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Masserias of Puglia

Right in the heel of Italy, sandwiched between the crystal clear waters of the Adriatic and Ionian seas, lies the understated and laid-back Puglia. This southern province offers fortified farms with home grown feasts, romantic harbours with a sunset backdrop, and an unrivalled diversity of architecture.

Always keen to stay away from the well-trodden path, I opted to explore Puglia’s lesser-known masserias. Masserias are unique to Puglia and are essentially fortified farms. Everything bar the odd ancient olive tree was reared, cultivated, fed and lived inside the walls. Many have been left to decay, their size too overwhelming for any sensible investor to even consider. But a lucky few have been lovingly adopted and converted into beautiful boutique hotels, often combined with working farms. They offer stunning accommodation that stylishly blends modern luxury with historic touches nodding back to their fascinating past.

Our first stop was Masseria Montelauro. Through the large iron gates, you enter a peaceful jasmine-scented haven. Clean white lines are coloured with Mediterranean blue shutters and combined with Moroccan touches. The large pool is ideal for lengths or simply cooling off, and when the searing sun gets too much you can relax on one of the many day beds dotted around the garden and shaded by ancient olive and fig trees. Masseria Montelauro has the benefit of being minutes from some of the most stunning beaches in the Salento region. Bahia de Turqi is a highlight, and is one of several coves reached through a shady pine forest. The water is a turquoise blue, the beach golden and the flat rocks that jut out into the sea are perfect for diving off and sand free sunbathing.

The heat of the first week of September meant we kept our journey coast side, taking refuge at Palazzo Guglielmo; not officially a Masseria, but still fortified and still magnificently impressive. Set in the tiny but perfectly formed Vignacastrisi, Palazzo Guglielmo looks relatively unassuming from the outside, but the wide courtyard is lined with what were once vaulted store rooms and stables, and are now large, airy bedrooms. Help yourself to the honesty bar whilst relaxing on one of the terraces, or go for a bike ride around the local villages and watch the men gather in the square for an evening game of cards. If you don’t fancy venturing out, the hotel’s homemade four-course supper is a treat.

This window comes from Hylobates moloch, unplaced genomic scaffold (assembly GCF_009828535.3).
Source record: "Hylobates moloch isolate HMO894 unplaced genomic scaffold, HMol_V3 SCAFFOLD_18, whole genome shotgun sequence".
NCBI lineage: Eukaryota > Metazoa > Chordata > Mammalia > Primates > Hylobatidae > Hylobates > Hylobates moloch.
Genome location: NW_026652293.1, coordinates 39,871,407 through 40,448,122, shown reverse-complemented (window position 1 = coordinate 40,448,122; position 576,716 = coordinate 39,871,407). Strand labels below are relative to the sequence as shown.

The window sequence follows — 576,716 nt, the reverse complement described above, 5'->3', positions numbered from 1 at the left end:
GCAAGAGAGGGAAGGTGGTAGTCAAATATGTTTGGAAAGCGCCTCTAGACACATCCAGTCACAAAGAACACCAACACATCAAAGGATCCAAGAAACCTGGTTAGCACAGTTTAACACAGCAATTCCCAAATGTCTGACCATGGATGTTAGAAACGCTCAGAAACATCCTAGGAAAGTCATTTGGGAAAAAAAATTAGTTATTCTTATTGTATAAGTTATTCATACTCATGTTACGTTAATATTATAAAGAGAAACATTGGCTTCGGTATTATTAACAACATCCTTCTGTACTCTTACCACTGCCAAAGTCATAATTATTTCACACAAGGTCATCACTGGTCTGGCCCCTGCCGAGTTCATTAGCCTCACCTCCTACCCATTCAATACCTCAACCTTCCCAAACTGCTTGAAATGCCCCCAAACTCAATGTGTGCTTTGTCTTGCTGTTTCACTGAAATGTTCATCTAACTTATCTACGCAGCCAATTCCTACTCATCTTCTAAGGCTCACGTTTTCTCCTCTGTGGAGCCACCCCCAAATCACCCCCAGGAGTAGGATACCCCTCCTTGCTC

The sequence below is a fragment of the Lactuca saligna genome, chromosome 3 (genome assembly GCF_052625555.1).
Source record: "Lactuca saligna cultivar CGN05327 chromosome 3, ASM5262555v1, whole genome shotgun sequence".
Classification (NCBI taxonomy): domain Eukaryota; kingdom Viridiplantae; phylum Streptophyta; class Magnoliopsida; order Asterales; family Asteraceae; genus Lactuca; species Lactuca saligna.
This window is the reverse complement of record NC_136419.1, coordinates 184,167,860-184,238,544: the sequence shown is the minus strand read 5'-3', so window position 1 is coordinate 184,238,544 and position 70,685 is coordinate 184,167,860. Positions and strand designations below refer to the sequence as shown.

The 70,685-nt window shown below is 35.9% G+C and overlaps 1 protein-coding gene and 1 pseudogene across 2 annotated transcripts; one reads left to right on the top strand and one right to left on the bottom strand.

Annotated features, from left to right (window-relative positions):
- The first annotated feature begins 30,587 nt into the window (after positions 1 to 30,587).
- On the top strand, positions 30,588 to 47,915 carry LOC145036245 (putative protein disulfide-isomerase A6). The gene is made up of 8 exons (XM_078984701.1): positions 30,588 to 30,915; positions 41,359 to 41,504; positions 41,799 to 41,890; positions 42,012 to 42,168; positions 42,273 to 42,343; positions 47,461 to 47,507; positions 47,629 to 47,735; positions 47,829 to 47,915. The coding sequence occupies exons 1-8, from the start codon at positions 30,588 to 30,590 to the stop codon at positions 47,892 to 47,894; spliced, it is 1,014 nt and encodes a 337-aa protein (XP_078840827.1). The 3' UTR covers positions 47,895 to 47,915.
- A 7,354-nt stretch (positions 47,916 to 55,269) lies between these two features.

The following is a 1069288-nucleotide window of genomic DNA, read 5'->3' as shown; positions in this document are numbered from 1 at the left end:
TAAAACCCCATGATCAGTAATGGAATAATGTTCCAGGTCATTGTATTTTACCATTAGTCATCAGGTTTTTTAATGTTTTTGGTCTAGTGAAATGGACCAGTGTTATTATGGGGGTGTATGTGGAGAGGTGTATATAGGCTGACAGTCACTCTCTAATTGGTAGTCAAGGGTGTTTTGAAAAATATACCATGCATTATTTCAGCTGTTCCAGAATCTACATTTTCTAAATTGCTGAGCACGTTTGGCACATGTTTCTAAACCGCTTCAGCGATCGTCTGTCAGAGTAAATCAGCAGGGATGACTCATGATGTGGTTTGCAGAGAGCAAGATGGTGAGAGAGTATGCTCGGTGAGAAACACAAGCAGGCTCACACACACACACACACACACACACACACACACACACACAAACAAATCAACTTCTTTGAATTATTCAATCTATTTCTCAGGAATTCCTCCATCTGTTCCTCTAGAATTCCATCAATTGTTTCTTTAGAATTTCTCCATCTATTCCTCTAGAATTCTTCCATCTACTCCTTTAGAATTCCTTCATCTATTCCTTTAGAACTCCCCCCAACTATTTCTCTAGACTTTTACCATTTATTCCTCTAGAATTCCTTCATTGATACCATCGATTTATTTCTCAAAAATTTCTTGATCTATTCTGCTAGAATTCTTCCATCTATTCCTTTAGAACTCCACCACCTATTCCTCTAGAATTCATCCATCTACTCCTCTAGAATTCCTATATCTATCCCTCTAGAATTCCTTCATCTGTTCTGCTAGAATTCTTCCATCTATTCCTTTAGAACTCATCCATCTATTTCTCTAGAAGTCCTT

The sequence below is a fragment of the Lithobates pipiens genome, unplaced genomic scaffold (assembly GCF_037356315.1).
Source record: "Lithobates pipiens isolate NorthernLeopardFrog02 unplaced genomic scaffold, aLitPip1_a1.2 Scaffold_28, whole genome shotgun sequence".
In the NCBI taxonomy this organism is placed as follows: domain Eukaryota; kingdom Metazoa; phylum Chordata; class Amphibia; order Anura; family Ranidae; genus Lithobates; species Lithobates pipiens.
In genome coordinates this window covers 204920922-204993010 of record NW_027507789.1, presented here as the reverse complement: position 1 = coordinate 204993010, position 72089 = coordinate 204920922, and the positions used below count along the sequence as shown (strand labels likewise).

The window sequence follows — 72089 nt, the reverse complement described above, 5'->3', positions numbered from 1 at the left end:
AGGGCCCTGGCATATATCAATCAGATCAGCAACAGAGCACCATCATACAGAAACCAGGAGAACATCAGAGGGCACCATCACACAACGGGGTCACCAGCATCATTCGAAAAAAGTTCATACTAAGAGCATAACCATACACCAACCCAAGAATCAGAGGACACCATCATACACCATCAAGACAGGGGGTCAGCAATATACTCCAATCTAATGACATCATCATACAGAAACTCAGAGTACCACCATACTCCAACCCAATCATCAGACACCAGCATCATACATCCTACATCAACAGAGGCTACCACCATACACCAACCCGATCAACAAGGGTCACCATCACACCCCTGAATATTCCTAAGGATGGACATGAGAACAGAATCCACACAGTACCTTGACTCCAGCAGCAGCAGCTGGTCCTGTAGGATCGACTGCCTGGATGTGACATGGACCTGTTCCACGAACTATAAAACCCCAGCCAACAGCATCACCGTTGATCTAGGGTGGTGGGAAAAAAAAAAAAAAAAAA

Moving northwards we headed next to the Itria Valley. This spectacular landscape is teeming with trulli (traditional Apulian stone huts with a conical roof), white washed hilltop villages and recently, a surprisingly large number of five star Masserias. Keeping to our ‘lesser-known’ brief, we opted for the understated Il Frantoio. Arriving at Il Frantoio feels like arriving at an eccentric aunt’s house. As the name might suggest, Frantoio is a working olive oil producer and before its current landlords bought it in the 80s, it was owned by the same family for 500 years. In tribute to them, the house is scattered with their old trinkets, photos and tools. However, the finest part of Il Frantoio is not its homely atmosphere, but its indulgent and spectacular eight-course meal. Cooked by the owner’s wife, it is made up of four antipasti dishes, all in season and all from ingredients grown on the farm, a pasta dish, (ours a ragu only an Italian could accomplish) and a main followed by a pudding that must have been sent from the gods. All courses are kept secret and change daily. They come with a delicious bottle of regional white and red wine, chosen carefully to bring out the flavours of each dish.

No trip to Puglia would be complete without a visit to the ‘Siena of the South’, Lecce. This immaculate city has baroque offerings around every corner and its sandstone streets are lined with trendy cocktail bars, interesting design shops, traditional Italian eateries and contemporary sushi bars. Failing miserably at finding a Masseria in central Lecce, we opted for the well located Roof Barocco Suite. What were once two houses have been tastefully converted into a grand B&B, with two apartments to rent. The renovation revealed a stunning 17th century tiled floor in pristine condition, now government protected, depicting images of merchants and tales of the past. Owner Elsabetta welcomes you with baked goods and a stunning array of homegrown produce from her family farm.

Puglia is perfect for people who want a less exploited Italy, but do not want to compromise on food, beaches or culture. And if you’re a boutique hotel lover, it’s a rite of passage to sniff out your own favourite masserias. No harm in reporting back about them, either.

Anna Templeton is considering fortifying her UK home, but suspects the new olive trees may not take to the rainy weather.

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